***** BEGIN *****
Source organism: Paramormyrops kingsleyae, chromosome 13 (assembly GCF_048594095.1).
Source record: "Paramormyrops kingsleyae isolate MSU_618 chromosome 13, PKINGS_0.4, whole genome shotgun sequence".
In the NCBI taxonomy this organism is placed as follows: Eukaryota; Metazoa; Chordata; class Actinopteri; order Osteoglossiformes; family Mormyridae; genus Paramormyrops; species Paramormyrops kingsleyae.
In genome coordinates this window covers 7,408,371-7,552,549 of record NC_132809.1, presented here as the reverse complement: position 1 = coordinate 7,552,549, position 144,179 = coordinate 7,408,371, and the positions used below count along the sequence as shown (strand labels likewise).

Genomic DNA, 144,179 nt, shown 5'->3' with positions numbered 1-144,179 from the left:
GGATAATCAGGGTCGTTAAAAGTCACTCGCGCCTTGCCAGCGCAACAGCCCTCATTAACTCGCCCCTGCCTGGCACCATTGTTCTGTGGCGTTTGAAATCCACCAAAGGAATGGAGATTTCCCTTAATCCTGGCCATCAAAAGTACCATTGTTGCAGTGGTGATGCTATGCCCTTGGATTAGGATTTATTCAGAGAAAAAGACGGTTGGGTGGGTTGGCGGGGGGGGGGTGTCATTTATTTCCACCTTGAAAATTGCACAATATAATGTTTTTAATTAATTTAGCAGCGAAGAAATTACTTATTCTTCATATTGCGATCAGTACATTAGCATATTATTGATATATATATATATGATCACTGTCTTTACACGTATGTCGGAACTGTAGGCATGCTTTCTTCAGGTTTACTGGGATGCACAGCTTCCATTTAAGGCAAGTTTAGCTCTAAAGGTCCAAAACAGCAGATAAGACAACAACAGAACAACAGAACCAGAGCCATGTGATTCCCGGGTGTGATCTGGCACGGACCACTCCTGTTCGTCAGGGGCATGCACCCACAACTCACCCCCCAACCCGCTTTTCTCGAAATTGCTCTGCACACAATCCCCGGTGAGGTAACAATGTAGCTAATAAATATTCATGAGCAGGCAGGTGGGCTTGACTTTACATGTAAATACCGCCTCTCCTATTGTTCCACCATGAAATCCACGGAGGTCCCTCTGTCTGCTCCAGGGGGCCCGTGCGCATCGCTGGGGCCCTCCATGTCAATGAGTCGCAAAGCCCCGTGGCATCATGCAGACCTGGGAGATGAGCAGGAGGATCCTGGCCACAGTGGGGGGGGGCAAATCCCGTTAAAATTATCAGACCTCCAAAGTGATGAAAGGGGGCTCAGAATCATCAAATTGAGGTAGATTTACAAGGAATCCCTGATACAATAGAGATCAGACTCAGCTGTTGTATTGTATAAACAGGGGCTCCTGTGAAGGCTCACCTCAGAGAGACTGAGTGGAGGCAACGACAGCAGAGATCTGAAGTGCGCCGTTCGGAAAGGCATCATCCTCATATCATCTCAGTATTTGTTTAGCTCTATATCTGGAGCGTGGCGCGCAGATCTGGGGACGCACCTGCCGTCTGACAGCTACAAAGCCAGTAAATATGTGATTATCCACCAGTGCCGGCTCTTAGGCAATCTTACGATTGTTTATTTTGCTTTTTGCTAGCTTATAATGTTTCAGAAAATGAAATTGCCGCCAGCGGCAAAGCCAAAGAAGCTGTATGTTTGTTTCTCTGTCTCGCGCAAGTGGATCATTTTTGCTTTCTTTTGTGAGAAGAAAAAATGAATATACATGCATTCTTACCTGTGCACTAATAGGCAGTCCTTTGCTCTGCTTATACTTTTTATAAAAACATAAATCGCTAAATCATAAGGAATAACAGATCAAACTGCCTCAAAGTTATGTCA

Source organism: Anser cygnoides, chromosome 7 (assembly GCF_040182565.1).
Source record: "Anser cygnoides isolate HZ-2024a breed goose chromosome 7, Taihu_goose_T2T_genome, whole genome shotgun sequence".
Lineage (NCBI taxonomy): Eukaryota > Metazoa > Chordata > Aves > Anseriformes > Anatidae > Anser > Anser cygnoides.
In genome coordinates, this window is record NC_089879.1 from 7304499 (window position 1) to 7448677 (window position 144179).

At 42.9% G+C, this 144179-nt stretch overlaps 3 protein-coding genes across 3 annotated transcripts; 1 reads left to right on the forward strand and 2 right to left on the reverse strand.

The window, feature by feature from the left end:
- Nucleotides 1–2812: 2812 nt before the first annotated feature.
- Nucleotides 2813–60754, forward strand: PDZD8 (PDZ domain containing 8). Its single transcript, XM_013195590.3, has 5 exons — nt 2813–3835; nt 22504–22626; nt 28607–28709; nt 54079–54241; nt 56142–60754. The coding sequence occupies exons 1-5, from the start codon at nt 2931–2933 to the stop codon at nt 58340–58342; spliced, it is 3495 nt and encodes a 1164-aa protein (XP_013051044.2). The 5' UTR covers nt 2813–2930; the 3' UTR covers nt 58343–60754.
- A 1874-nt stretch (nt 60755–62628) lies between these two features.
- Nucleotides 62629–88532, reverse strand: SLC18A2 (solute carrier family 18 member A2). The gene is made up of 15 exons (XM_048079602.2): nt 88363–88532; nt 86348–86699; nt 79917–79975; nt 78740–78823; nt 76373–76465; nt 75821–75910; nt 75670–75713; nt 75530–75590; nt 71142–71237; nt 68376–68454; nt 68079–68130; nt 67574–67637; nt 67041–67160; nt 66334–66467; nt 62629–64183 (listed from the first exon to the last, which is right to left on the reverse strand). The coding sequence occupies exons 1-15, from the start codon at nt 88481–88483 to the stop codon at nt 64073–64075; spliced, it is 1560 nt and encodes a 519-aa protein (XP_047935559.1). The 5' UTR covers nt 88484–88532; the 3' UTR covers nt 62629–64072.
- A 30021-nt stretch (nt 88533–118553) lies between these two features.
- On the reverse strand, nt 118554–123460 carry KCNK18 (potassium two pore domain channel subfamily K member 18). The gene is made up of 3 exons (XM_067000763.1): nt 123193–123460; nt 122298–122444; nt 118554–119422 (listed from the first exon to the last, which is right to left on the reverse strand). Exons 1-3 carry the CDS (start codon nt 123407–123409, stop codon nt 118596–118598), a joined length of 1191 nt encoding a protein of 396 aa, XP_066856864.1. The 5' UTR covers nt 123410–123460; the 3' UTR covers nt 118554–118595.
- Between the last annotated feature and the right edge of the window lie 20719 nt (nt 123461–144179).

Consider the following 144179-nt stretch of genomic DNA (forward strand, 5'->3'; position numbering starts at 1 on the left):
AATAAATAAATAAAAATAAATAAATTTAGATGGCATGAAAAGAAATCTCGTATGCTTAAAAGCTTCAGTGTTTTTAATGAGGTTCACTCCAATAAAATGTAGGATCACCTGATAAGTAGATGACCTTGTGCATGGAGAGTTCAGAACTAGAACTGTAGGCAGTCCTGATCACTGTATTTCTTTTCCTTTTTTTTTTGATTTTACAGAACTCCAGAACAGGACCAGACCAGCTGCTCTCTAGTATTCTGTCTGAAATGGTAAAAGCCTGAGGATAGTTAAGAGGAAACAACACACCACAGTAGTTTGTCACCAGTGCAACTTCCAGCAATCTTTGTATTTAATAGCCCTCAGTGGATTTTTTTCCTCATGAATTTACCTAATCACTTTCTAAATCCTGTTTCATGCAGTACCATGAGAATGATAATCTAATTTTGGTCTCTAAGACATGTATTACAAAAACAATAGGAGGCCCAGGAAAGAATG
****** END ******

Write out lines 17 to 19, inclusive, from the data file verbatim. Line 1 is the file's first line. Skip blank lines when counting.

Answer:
- A 30021-nt stretch (nt 88533–118553) lies between these two features.
- On the reverse strand, nt 118554–123460 carry KCNK18 (potassium two pore domain channel subfamily K member 18). The gene is made up of 3 exons (XM_067000763.1): nt 123193–123460; nt 122298–122444; nt 118554–119422 (listed from the first exon to the last, which is right to left on the reverse strand). Exons 1-3 carry the CDS (start codon nt 123407–123409, stop codon nt 118596–118598), a joined length of 1191 nt encoding a protein of 396 aa, XP_066856864.1. The 5' UTR covers nt 123410–123460; the 3' UTR covers nt 118554–118595.
- Between the last annotated feature and the right edge of the window lie 20719 nt (nt 123461–144179).